five major Islamic schools of thought on jurisprudence. One of the

most frequent arguments between Shia and Sunni is the question of

khelafah vs. imamate(the selection of religious and political

leaders). This is something to be discussed among those interested in

theology and history, but diversity is our strength.

Religious extremism, ignorance and hunger for domination have been

exploited for many centuries in the Islamic world as part of the

divide-and-rule policy. The code of honor prevents any inflammatory

language for the sake of petty political and personal gains. We should

all pledge to avoid negative labeling that could result in false

alarms such as "the Shia Crescent" made by King Abdullah of Jordan.

We are Muslim first. At the time of the prophet, there was no

Sunni-Shia issue. We are all Sunni if that means we try to follow the

Sunna (tradition) of our holy prophet. We all are Shia if it means to

love Imam Ali and the prophet family.

I am looking forward to the day when the highest leaders of the three

Abrahamic faith traditions in America sign a similar interfaith code

of honor. While our country has had its international image damaged,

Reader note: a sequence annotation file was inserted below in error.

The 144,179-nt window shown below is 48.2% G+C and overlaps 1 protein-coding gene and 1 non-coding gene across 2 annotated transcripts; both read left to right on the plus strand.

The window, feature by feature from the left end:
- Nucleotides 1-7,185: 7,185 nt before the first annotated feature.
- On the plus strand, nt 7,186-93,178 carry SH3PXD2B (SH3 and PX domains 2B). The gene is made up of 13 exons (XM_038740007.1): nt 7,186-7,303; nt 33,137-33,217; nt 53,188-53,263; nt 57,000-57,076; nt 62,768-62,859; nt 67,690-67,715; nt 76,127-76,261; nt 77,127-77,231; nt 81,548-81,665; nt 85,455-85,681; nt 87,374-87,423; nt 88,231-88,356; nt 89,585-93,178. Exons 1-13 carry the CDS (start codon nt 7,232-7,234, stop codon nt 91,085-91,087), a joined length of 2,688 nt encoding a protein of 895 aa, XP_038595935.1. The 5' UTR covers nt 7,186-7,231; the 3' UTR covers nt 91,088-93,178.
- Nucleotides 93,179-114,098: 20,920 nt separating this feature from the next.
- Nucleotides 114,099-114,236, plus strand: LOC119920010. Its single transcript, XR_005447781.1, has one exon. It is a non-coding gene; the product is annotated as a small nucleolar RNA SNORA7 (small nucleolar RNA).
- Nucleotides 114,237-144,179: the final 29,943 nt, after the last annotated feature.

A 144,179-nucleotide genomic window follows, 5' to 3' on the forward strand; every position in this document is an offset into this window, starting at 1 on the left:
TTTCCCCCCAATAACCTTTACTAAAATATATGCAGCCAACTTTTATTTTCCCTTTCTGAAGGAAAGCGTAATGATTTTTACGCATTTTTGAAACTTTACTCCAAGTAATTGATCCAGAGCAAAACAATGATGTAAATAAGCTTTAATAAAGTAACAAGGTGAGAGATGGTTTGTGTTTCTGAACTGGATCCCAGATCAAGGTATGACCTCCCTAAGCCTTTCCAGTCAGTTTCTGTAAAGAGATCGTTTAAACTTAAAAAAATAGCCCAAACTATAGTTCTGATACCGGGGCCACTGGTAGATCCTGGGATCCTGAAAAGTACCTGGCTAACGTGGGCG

it's the duty of all people of faith to demonstrate God's wisdom and

let this country become a source of hope for humanity. Let Americans

build bridges, not walls.

Imam Mohammad Ali Elahi, a Shia, heads the Islamic House of Wisdom in

Dearborn Heights.



MPAC Press Release

More Than 20 Leaders Will Sign Historic Document at May 10th Press


(Detroit - 5/8/07) -- On Thursday, May 10, more than 20 prominent Shia

and Sunni Detroit area Muslim leaders will hold a press conference

where they will sign a historic "Intra-Faith Code of Honor" as a

demonstration of their commitment to speak out against communal

divisions and all forms of sectarian division and violence.

The reconciliation effort, which was initiated in February by the

Muslim Public Affairs Council, was prompted by spiraling violence in

Iraq and several incidents of vandalism in Michigan.

At the press conference, the Detroit Muslim leaders will publicly

endorse the Code of Honor, commit themselves to upholding it, and

encourage their congregations to honor the terms set forth in the